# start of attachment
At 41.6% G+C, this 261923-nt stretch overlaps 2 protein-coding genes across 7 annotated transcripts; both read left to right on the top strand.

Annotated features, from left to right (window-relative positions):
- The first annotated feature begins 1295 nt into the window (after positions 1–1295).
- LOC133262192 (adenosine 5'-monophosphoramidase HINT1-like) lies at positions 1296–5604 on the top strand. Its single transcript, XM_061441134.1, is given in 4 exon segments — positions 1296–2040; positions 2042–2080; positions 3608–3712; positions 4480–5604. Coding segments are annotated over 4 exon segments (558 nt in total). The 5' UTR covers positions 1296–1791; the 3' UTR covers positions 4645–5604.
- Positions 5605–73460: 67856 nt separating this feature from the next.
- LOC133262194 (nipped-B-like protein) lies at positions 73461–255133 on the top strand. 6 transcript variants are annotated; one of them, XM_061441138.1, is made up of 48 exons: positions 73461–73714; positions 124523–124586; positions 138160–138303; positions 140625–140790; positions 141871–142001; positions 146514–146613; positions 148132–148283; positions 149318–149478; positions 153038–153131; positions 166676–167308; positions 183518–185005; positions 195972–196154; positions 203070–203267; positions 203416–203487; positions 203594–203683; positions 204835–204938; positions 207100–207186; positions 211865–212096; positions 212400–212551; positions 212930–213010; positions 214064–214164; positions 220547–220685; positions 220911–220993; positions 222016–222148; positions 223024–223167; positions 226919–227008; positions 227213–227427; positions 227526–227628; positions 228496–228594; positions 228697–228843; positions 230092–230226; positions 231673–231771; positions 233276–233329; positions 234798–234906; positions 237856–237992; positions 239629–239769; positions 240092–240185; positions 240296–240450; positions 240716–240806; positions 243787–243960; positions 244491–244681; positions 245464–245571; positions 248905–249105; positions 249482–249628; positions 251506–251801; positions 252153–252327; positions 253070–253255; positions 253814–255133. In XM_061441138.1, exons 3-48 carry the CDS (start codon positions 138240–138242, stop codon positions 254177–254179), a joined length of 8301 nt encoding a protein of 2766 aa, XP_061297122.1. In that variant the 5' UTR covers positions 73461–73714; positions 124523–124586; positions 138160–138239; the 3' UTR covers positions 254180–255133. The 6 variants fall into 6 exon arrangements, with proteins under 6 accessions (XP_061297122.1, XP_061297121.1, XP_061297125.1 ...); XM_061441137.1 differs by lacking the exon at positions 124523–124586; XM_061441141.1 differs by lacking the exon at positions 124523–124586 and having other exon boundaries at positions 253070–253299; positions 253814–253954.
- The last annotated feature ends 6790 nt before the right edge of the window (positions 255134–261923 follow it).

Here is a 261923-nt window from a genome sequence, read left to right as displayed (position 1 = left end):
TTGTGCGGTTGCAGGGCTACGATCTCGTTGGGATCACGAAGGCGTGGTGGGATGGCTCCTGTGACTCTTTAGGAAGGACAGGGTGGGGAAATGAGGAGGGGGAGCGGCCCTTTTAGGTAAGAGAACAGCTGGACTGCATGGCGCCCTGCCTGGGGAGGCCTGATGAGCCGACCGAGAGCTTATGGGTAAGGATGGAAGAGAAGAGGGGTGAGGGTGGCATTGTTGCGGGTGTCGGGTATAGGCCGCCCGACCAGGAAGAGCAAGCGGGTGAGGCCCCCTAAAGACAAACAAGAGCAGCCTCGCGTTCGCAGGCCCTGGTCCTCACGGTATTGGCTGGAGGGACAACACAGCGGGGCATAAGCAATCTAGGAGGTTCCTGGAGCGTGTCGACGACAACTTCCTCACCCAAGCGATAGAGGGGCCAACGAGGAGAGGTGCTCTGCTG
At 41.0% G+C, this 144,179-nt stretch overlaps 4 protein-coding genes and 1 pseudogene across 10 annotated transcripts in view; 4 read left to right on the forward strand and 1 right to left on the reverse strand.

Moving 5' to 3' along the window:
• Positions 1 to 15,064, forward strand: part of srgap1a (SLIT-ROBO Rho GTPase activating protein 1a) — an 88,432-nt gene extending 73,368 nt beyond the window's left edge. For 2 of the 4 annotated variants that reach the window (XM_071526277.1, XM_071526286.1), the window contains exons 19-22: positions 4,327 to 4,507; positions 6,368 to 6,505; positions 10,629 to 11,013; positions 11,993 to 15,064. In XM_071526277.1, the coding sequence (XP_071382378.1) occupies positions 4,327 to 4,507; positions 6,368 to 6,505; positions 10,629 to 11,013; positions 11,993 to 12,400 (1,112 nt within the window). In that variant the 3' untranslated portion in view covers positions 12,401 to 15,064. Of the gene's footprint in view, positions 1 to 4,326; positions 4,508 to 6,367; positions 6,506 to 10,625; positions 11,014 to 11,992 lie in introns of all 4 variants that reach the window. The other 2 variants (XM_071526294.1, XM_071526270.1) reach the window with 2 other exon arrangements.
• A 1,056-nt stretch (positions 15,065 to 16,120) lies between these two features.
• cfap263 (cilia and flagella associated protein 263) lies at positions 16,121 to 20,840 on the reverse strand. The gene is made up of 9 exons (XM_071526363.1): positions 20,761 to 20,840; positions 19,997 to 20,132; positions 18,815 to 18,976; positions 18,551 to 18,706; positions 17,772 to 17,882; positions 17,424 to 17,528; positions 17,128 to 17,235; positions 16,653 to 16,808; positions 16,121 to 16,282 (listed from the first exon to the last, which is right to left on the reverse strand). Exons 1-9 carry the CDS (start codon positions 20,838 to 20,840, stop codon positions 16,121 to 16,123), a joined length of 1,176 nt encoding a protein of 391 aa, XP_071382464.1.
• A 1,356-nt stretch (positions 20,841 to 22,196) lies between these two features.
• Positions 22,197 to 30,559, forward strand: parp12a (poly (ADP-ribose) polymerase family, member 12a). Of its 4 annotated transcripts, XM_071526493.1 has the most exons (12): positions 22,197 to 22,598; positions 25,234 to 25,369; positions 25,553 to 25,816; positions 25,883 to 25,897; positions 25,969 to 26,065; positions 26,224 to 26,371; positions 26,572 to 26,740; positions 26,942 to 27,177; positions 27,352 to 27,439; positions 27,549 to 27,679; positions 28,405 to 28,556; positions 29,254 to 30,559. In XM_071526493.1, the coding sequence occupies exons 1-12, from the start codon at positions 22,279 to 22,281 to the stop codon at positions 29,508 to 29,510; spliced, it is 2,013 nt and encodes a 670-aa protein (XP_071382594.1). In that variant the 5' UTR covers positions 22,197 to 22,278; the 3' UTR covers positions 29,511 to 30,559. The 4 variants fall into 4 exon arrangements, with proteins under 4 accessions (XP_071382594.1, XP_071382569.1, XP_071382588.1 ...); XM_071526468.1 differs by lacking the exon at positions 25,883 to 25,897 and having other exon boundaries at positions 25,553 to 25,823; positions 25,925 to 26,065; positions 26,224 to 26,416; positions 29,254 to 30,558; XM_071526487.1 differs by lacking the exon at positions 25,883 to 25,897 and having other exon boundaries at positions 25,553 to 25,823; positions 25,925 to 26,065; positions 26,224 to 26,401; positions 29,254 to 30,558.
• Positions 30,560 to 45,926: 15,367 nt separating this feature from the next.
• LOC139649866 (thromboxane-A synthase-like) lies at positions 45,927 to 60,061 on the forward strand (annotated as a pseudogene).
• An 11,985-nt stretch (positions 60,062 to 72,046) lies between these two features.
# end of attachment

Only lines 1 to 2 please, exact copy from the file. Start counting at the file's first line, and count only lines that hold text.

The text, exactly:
At 41.6% G+C, this 261923-nt stretch overlaps 2 protein-coding genes across 7 annotated transcripts; both read left to right on the top strand.

Annotated features, from left to right (window-relative positions):